What could you have done better in the timeframe? What other perspectives for the design could you consider, and why you did not choose them? How did you decide to segregate your code with what names, and why.
It shows clients that you are wiling to grow, and want to constantly improve yourself as a developer.
Making sure that your classes & methods are named clearly is quite vital. Imagine you have a library full of shelves with books. Your code is a library, your folders are your shelves, your books the the files of code, your classes are the sections of a book, your methods are chapters of the book and then you have your code which is the text, of the chapter, of the section of the book.
That sounds like a mouthful but this is if we’re getting into the nitty gritty of what we are looking for when we are in the library.
Now, imagine if that library was in chaos. The shelves were not ordered, the books were not in alphabetical or numerically ordered, the classes were not written right, the chapters make no sense of correlation to the book and the text you are looking for to quote on is impossible to find.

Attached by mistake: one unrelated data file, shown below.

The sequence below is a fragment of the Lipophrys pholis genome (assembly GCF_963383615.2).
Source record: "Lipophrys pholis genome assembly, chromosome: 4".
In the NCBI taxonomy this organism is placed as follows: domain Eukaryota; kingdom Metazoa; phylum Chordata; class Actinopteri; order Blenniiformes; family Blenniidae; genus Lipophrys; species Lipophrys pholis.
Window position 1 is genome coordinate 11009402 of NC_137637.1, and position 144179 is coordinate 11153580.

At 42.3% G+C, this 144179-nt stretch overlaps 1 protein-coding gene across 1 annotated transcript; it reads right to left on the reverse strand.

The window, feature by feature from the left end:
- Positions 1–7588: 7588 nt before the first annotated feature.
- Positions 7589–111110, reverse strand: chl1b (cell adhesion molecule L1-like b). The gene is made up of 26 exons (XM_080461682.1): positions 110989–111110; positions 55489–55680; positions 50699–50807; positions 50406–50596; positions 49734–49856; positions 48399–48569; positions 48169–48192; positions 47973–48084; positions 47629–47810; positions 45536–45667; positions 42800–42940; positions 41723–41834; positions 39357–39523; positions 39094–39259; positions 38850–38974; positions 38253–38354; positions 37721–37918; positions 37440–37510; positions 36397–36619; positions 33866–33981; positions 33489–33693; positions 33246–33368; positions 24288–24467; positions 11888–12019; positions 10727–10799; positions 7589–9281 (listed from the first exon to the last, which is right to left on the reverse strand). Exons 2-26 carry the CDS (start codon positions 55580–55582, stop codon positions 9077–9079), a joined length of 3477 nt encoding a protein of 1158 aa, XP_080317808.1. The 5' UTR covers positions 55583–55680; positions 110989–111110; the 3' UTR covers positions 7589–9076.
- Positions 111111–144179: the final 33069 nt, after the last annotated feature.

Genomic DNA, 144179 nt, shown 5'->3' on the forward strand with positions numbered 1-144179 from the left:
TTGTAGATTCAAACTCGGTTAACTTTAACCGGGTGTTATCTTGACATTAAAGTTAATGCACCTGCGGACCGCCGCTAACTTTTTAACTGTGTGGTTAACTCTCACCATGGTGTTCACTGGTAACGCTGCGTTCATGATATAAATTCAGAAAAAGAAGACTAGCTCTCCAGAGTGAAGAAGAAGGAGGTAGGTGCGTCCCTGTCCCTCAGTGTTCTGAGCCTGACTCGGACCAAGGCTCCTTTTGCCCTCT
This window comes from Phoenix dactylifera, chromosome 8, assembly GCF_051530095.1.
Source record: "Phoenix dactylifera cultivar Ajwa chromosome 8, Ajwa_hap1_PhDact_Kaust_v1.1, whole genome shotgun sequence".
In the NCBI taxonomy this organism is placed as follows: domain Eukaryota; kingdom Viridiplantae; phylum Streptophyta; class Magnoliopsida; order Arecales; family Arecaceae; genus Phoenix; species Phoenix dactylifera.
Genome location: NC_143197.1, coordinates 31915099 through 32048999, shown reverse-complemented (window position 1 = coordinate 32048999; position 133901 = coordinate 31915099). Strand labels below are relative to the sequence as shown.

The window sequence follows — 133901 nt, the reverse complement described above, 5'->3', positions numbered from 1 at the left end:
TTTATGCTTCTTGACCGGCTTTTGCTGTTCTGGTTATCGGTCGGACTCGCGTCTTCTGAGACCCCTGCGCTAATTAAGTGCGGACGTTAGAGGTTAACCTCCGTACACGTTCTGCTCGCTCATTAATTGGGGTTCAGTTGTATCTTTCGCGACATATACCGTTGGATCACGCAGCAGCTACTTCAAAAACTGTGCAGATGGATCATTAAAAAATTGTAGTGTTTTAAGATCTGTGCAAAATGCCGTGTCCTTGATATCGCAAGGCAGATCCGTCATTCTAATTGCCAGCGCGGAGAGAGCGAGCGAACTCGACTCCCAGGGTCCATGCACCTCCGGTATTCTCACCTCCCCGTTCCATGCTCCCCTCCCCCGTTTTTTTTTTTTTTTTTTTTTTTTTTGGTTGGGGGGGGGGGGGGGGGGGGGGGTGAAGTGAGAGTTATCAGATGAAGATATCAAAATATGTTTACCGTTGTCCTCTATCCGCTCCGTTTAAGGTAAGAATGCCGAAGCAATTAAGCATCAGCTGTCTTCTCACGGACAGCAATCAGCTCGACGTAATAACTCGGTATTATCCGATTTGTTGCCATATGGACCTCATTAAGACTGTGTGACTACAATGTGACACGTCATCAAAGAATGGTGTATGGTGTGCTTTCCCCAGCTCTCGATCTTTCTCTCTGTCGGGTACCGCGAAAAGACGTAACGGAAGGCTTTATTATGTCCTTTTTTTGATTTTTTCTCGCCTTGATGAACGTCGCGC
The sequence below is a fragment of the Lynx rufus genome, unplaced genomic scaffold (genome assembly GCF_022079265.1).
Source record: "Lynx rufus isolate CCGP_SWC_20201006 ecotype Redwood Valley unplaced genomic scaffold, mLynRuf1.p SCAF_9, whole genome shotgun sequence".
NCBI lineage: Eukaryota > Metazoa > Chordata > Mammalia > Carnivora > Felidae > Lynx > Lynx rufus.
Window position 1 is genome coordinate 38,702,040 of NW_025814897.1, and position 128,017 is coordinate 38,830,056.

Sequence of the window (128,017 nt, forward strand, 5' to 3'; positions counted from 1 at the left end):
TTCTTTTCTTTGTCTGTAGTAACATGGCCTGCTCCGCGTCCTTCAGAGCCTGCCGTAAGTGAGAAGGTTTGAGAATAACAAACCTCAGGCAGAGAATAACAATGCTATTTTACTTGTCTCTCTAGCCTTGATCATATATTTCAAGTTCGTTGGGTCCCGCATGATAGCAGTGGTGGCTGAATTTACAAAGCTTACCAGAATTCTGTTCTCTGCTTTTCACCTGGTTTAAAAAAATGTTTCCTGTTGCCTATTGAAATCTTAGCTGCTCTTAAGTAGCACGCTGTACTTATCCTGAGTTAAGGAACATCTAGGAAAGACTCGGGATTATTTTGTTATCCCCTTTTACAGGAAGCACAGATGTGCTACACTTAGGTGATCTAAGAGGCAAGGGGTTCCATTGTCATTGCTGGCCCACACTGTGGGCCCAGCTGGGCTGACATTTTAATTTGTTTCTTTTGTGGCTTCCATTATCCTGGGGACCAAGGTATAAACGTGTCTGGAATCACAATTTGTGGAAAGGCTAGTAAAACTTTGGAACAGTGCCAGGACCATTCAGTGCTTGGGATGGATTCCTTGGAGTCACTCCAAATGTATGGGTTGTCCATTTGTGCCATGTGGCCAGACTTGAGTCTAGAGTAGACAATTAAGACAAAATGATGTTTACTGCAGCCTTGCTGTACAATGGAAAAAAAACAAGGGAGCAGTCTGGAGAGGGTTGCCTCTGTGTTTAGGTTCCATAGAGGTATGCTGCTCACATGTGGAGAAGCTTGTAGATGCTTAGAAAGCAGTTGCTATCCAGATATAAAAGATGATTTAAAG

Luckily enough, if we take that analogy into coding, our text editor allows us to see everything and edit everything with ease. As we appreciate this ease in comparison to clearing up a library, we should consider the following.
This obviously can go in more depth with research and knowing what goes where, but that’s overall a concept I tend to follow.
Obviously, the last one is the following:
Although we struggle under the pressures of wanting a company to like us and hire us, tech tests are challenging quite fun. They act like any other project that will test our knowledge, make us curious to design it and determine us to finish as much as we can of the challenge.
Now, if you had to sit with a client breathing down your neck. It may be an uncomfortable situation to be in but like any project, it’s a project that will help you grow as a developer.
We’re never going to get the first tech test, or the first few tech tests the way we would like to have achieve them. However, at the end of the day, it’s all about gaining experience of our passions as developers. In fact, if tech tests are like projects, that train our ways of thinking and coding to our best of ability, then we’ve been doing them along.
For those who are at Makers, whether it be with your peers or the “Surgeries” (where you sit in a circle and discuss all questions needing answers to) that a coach will offer, go to them when you are doing tech tests week! It’s so helpful to have your questions answered about your strategy and approach to the craftsmanship of the code. In addition, you get to hear perspectives of other ways your code could be designed in. Double bonus.
Shoutout to the coach Kay, who’s brilliant at hosting them. You are a gem for enabling us to think about what we are asking and deliver the answers we are looking for at the same time x.